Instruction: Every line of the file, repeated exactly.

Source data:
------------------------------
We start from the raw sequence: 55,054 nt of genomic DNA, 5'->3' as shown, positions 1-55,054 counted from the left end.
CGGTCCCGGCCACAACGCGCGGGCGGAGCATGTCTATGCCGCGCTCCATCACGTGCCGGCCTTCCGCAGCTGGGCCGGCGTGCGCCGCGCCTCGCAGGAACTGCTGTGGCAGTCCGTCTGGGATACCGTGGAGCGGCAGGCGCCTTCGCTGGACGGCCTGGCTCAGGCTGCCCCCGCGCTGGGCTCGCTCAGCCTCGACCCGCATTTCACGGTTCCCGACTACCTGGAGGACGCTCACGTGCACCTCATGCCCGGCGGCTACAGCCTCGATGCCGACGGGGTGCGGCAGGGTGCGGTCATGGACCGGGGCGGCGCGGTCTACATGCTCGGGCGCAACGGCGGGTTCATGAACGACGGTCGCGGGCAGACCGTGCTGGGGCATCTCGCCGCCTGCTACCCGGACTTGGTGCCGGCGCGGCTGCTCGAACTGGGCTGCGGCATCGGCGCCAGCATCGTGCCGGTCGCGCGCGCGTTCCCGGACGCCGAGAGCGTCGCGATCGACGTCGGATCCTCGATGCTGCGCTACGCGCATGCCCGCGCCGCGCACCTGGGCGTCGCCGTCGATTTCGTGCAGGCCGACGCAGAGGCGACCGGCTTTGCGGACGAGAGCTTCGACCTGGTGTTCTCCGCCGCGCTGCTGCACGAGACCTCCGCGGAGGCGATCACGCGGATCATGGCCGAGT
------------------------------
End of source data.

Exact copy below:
We start from the raw sequence: 55,054 nt of genomic DNA, 5'->3' as shown, positions 1-55,054 counted from the left end.
CGGTCCCGGCCACAACGCGCGGGCGGAGCATGTCTATGCCGCGCTCCATCACGTGCCGGCCTTCCGCAGCTGGGCCGGCGTGCGCCGCGCCTCGCAGGAACTGCTGTGGCAGTCCGTCTGGGATACCGTGGAGCGGCAGGCGCCTTCGCTGGACGGCCTGGCTCAGGCTGCCCCCGCGCTGGGCTCGCTCAGCCTCGACCCGCATTTCACGGTTCCCGACTACCTGGAGGACGCTCACGTGCACCTCATGCCCGGCGGCTACAGCCTCGATGCCGACGGGGTGCGGCAGGGTGCGGTCATGGACCGGGGCGGCGCGGTCTACATGCTCGGGCGCAACGGCGGGTTCATGAACGACGGTCGCGGGCAGACCGTGCTGGGGCATCTCGCCGCCTGCTACCCGGACTTGGTGCCGGCGCGGCTGCTCGAACTGGGCTGCGGCATCGGCGCCAGCATCGTGCCGGTCGCGCGCGCGTTCCCGGACGCCGAGAGCGTCGCGATCGACGTCGGATCCTCGATGCTGCGCTACGCGCATGCCCGCGCCGCGCACCTGGGCGTCGCCGTCGATTTCGTGCAGGCCGACGCAGAGGCGACCGGCTTTGCGGACGAGAGCTTCGACCTGGTGTTCTCCGCCGCGCTGCTGCACGAGACCTCCGCGGAGGCGATCACGCGGATCATGGCCGAGT